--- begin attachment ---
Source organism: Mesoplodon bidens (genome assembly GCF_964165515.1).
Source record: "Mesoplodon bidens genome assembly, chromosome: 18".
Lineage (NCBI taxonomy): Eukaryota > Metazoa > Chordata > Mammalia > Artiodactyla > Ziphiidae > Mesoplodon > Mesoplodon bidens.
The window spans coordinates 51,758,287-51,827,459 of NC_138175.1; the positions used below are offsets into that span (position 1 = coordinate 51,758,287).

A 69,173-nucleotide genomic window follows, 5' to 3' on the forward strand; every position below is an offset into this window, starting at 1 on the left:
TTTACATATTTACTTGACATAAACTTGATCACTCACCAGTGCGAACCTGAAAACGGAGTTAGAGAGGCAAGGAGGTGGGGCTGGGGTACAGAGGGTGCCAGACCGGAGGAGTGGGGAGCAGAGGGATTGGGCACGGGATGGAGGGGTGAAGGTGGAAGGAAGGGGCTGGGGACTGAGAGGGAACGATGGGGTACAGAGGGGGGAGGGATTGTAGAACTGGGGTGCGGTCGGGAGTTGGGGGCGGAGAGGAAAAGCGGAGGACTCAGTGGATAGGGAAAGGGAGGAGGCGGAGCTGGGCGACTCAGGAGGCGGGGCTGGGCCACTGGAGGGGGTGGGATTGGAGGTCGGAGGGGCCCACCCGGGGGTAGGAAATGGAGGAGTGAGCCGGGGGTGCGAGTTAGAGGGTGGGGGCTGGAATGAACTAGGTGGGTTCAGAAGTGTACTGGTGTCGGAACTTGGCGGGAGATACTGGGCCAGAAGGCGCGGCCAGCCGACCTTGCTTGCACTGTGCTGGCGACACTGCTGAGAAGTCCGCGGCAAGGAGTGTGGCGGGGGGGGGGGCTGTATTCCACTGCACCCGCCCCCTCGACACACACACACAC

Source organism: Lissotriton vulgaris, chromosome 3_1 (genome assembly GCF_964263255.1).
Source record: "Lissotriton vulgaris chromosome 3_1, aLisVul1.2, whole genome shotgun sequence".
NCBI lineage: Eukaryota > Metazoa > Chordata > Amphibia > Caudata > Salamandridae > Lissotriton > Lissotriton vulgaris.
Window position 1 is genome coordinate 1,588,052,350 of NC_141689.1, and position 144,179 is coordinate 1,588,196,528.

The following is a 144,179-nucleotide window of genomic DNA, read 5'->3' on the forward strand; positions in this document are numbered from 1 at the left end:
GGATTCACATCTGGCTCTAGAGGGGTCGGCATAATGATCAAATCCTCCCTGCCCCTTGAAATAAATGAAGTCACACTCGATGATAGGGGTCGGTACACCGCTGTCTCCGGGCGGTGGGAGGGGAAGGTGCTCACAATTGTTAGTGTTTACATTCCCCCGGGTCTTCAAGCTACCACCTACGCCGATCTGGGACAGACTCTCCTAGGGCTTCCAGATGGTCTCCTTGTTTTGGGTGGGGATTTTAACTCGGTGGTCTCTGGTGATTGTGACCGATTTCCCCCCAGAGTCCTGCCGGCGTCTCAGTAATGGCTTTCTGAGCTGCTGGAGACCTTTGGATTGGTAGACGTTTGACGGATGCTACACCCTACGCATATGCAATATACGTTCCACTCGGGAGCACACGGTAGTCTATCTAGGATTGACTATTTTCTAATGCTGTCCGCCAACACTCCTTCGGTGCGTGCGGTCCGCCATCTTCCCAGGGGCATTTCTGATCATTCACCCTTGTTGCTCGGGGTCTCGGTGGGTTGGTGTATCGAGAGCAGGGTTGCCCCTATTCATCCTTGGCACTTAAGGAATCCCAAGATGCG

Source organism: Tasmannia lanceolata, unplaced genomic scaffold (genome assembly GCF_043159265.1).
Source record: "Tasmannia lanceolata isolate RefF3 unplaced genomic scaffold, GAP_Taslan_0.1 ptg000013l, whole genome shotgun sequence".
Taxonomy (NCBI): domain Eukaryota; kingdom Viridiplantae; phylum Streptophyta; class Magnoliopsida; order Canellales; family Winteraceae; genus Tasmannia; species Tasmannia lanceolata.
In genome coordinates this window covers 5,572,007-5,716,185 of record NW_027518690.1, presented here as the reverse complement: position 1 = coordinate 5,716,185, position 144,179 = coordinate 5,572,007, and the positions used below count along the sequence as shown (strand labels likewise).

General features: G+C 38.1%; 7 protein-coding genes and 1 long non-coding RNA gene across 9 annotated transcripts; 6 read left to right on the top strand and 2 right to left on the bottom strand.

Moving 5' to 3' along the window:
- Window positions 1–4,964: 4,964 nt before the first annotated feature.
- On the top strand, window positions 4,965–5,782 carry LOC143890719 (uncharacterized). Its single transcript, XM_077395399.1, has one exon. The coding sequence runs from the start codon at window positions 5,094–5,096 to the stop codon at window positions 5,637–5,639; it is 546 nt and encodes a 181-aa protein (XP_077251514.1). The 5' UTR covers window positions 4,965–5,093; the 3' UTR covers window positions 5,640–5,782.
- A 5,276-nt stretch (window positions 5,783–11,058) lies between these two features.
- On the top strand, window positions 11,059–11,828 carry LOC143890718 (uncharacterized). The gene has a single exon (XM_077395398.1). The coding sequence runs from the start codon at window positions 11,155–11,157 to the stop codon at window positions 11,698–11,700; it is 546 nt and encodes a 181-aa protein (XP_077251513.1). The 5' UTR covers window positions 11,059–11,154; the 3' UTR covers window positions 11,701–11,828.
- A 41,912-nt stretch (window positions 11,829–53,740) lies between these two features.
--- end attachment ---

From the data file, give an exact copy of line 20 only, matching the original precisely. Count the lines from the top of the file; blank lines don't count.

- On the top strand, window positions 4,965–5,782 carry LOC143890719 (uncharacterized). Its single transcript, XM_077395399.1, has one exon. The coding sequence runs from the start codon at window positions 5,094–5,096 to the stop codon at window positions 5,637–5,639; it is 546 nt and encodes a 181-aa protein (XP_077251514.1). The 5' UTR covers window positions 4,965–5,093; the 3' UTR covers window positions 5,640–5,782.